1. Let’s begin our discussion on recruitment by using a fact pattern from a litigated case. Cone Mills Corporation had several recruiting procedures that gave preferential treatment to applicants who either had family members or friends working for the company. One of these procedures was to give priority to applicants who had family members employed by the company. The other procedure entailed having an unwritten policy that walk-in applicants had to have renewed every two weeks. This created a situation where only those walk-in applicants who had friends or family in the company would renew their applications because they would be the only ones informed of the informal rule, which was not presented in any manual or policy. These recruiting procedures were challenged as being discriminatory towards blacks in general, especially black women, because the informal network responsible for recruiting new employees was unavailable to them. The company claimed that the procedures were not designated to be discriminatory, but rather, to create a loyal family atmosphere within the plant (Lea v. Cone Mills Corp., 3001 F. Supp. 97).
Should employers be able to recruit through employee referrals and word-of-mouth? Does the law allow for such a recruitment technique? What specific restrictions does Title VII place on an employer’s ability to recruit and hire? As part of this discussion, refer to the cases of EEOC v. Chicago Miniature Lamp Works and EEOC v. Consolidated Service System in Chapter 4.
2. Affirmative action is a topic that tends to elicit strong opinions. Exhibit 5-11 in Chapter 5 sets forth opposing views on the issue of affirmative action. In our attempt to discuss affirmative action from an employer and employee perspective, please read United Steelworkers of America, AFL-CIO v. Weber and the discussion of Johnson v. Transportation Agency, Santa Clara County, California in Chapter 5.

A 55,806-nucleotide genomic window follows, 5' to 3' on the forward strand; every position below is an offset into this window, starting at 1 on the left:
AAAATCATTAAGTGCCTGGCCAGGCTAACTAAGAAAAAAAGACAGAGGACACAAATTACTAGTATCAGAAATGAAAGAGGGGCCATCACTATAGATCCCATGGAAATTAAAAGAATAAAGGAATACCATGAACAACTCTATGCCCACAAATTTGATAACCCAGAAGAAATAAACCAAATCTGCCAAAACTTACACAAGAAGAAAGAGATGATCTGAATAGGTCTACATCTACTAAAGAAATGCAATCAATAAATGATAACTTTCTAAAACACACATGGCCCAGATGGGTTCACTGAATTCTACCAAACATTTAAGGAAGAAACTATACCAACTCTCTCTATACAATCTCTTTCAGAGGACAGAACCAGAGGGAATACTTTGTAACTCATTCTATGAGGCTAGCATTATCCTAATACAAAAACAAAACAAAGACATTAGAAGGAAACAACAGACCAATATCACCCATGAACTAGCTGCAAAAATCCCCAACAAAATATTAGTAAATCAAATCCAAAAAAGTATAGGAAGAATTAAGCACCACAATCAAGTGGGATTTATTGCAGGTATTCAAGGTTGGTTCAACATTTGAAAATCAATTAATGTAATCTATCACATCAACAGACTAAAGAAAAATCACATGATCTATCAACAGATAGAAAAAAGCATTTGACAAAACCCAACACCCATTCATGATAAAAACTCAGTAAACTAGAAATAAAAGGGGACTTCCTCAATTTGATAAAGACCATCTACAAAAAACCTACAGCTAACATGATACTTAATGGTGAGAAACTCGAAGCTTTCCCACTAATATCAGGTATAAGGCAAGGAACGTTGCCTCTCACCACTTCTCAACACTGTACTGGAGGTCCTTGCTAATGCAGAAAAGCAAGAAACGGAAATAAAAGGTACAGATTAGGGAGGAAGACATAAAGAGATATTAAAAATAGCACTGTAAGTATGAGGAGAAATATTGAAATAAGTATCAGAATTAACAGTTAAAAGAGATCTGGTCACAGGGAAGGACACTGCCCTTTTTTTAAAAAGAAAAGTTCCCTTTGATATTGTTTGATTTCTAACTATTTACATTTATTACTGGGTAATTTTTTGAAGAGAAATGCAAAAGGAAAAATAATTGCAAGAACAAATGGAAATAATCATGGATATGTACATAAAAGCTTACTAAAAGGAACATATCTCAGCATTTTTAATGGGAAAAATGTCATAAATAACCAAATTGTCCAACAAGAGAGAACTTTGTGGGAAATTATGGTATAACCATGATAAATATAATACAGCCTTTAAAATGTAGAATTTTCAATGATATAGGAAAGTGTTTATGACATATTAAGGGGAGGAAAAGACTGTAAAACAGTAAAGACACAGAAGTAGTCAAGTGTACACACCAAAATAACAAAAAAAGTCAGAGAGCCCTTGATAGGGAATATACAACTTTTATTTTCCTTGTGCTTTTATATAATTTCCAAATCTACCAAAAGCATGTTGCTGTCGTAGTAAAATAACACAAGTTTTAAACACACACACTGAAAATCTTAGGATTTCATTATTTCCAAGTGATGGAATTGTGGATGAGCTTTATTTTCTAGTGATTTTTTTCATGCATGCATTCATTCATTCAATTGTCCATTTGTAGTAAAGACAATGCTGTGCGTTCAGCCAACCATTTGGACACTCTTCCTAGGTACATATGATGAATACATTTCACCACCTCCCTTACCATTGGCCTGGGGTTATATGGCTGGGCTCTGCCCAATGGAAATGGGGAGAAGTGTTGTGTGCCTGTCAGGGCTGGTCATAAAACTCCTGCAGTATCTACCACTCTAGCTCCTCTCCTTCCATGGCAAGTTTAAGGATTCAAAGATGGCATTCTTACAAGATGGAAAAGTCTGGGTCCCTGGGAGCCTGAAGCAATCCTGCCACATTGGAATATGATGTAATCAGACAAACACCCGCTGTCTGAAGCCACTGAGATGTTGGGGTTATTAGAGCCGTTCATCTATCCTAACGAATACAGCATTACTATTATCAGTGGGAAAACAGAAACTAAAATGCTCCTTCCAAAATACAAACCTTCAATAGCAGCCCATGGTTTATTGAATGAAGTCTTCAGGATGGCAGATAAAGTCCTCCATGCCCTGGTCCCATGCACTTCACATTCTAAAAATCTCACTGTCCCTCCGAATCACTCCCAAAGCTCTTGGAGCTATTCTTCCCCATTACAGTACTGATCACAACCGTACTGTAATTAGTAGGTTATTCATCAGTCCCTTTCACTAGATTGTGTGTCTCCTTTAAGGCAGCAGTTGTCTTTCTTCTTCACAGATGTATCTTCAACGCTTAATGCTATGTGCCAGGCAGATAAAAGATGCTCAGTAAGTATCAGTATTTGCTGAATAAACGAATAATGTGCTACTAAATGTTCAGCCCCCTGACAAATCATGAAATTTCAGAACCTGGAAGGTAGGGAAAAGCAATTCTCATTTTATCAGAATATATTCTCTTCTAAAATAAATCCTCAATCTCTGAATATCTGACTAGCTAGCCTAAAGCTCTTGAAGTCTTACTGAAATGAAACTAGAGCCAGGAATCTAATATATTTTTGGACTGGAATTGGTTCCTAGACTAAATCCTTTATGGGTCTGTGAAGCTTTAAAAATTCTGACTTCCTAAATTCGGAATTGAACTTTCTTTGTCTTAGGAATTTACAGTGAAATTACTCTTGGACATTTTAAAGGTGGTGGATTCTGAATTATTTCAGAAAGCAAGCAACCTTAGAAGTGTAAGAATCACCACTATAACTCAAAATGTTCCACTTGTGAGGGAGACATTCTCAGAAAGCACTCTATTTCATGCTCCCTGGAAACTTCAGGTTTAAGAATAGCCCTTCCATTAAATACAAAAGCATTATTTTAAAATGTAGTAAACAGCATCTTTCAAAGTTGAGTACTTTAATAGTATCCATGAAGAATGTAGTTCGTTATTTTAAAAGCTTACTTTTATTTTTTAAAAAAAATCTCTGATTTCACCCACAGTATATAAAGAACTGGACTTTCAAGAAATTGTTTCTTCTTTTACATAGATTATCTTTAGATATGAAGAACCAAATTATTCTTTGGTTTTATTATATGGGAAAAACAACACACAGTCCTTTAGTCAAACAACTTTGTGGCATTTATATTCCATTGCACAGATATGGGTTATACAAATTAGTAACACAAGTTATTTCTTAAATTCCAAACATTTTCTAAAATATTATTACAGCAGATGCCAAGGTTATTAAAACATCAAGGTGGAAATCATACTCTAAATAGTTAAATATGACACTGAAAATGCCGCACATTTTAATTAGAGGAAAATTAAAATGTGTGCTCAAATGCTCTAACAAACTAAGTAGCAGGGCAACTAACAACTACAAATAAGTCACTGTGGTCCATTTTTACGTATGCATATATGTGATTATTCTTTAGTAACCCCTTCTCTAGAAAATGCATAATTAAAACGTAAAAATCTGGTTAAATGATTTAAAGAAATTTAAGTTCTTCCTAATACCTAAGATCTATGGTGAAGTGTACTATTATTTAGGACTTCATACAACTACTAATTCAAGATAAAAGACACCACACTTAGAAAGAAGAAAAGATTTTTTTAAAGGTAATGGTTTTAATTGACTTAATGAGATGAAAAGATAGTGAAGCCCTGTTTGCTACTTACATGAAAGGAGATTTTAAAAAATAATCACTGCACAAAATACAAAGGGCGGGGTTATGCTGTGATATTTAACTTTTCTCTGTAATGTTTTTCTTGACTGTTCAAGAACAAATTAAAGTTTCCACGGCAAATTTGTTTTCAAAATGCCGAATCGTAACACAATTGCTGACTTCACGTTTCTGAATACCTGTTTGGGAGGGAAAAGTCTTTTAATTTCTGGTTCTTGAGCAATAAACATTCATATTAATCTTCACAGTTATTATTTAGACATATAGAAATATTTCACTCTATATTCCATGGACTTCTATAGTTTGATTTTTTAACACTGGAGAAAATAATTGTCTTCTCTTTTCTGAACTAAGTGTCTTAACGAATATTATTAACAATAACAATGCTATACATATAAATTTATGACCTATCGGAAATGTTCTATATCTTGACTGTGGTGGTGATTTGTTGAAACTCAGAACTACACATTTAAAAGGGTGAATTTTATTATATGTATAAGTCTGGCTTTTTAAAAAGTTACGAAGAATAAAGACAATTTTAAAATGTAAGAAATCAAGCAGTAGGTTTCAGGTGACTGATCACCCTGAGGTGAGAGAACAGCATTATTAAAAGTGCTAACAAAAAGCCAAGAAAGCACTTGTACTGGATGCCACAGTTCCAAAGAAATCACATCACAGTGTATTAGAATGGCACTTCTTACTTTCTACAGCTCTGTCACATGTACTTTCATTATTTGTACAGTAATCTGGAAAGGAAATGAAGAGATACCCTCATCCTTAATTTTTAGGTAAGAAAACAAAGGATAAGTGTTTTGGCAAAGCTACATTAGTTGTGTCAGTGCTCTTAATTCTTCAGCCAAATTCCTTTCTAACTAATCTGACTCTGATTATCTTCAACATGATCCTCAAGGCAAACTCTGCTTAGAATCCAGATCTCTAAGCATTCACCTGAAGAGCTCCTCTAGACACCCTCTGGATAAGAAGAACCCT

Referencing the materials in the text, explain affirmative action in conjunction with Title VII mandates from a legal perspective. What limits, if any, does Title VII place on affirmative action? How can companies manage affirmative action programs to encourage widespread recruitment, but avoid the stigma of quota systems as charged by affirmative action critics? Let’s have a great academic, professional threaded discussion about affirmative action.
Responses to my friend
1. Affirmative action can be defined as a set of procedures designed to prevent unlawful discrimination and provide equal opportunities in education, employment, and other areas for minorities, women and other individuals belonging to unprotected groups. The purpose of affirmative action is to make sure that all citizens are treated fairly under the law in looking for professional employment or seeking admission to an educational program.
2. This is sort of a tricky question when it comes to recruitment. I guess this depends on the situation itself on how quickly the company needs a candidate for the position. Sometime a company has very limit amount of time to fill a role when it is vacant, that is why companies want a two weeks notice for they can prepare for this change. A question can be asked did this employee really deserved the job, or did they get the job because they knew somebody in the company. The laws does allow companies to do this if the candidate have all the required skills and education to perform the duty offered. The Title Vll restricts employers for discrimination against race, religion, color, and sex. This has been a challenge for some companies, because immigration in the United States have been constantly growing. I think companies should give others outside a chance to apply for the positions they are opening. The law does allow them to do so as long as the person meets the requirements, and other candidates are not being discriminated against under the TitleVll that was put into place.
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